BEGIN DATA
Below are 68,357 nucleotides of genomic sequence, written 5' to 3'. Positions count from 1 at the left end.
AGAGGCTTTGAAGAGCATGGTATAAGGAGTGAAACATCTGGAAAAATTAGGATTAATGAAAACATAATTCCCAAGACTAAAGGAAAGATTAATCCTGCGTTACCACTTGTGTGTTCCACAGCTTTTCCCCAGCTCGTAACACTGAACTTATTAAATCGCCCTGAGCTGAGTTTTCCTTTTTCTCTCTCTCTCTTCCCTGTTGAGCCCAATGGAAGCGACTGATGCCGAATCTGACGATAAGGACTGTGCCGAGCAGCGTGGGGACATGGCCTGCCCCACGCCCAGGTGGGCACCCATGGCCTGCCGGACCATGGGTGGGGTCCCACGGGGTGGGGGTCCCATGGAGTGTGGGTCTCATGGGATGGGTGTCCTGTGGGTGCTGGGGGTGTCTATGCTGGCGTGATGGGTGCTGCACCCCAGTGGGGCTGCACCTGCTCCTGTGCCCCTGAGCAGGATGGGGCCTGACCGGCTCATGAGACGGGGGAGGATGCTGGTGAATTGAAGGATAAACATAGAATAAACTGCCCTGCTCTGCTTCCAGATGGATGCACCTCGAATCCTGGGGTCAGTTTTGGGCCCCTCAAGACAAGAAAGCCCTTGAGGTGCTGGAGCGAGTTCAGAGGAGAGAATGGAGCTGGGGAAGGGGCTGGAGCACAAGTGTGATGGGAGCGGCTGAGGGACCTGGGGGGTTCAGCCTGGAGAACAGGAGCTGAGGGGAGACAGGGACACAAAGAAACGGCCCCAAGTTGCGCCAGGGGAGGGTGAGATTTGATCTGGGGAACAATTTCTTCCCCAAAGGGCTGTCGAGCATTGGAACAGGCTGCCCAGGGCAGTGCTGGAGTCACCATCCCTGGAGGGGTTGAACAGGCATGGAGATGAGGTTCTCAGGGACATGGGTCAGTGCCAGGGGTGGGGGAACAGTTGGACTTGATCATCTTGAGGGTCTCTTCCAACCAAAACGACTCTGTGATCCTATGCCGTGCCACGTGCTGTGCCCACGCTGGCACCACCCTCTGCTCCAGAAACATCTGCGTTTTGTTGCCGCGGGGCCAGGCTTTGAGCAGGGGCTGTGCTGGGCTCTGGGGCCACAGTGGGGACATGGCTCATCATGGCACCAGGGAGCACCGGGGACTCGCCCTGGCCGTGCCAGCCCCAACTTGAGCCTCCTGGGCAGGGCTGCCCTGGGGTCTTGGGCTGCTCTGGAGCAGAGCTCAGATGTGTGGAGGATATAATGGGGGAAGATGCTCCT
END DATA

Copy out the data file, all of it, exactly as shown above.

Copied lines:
Below are 68,357 nucleotides of genomic sequence, written 5' to 3'. Positions count from 1 at the left end.
AGAGGCTTTGAAGAGCATGGTATAAGGAGTGAAACATCTGGAAAAATTAGGATTAATGAAAACATAATTCCCAAGACTAAAGGAAAGATTAATCCTGCGTTACCACTTGTGTGTTCCACAGCTTTTCCCCAGCTCGTAACACTGAACTTATTAAATCGCCCTGAGCTGAGTTTTCCTTTTTCTCTCTCTCTCTTCCCTGTTGAGCCCAATGGAAGCGACTGATGCCGAATCTGACGATAAGGACTGTGCCGAGCAGCGTGGGGACATGGCCTGCCCCACGCCCAGGTGGGCACCCATGGCCTGCCGGACCATGGGTGGGGTCCCACGGGGTGGGGGTCCCATGGAGTGTGGGTCTCATGGGATGGGTGTCCTGTGGGTGCTGGGGGTGTCTATGCTGGCGTGATGGGTGCTGCACCCCAGTGGGGCTGCACCTGCTCCTGTGCCCCTGAGCAGGATGGGGCCTGACCGGCTCATGAGACGGGGGAGGATGCTGGTGAATTGAAGGATAAACATAGAATAAACTGCCCTGCTCTGCTTCCAGATGGATGCACCTCGAATCCTGGGGTCAGTTTTGGGCCCCTCAAGACAAGAAAGCCCTTGAGGTGCTGGAGCGAGTTCAGAGGAGAGAATGGAGCTGGGGAAGGGGCTGGAGCACAAGTGTGATGGGAGCGGCTGAGGGACCTGGGGGGTTCAGCCTGGAGAACAGGAGCTGAGGGGAGACAGGGACACAAAGAAACGGCCCCAAGTTGCGCCAGGGGAGGGTGAGATTTGATCTGGGGAACAATTTCTTCCCCAAAGGGCTGTCGAGCATTGGAACAGGCTGCCCAGGGCAGTGCTGGAGTCACCATCCCTGGAGGGGTTGAACAGGCATGGAGATGAGGTTCTCAGGGACATGGGTCAGTGCCAGGGGTGGGGGAACAGTTGGACTTGATCATCTTGAGGGTCTCTTCCAACCAAAACGACTCTGTGATCCTATGCCGTGCCACGTGCTGTGCCCACGCTGGCACCACCCTCTGCTCCAGAAACATCTGCGTTTTGTTGCCGCGGGGCCAGGCTTTGAGCAGGGGCTGTGCTGGGCTCTGGGGCCACAGTGGGGACATGGCTCATCATGGCACCAGGGAGCACCGGGGACTCGCCCTGGCCGTGCCAGCCCCAACTTGAGCCTCCTGGGCAGGGCTGCCCTGGGGTCTTGGGCTGCTCTGGAGCAGAGCTCAGATGTGTGGAGGATATAATGGGGGAAGATGCTCCT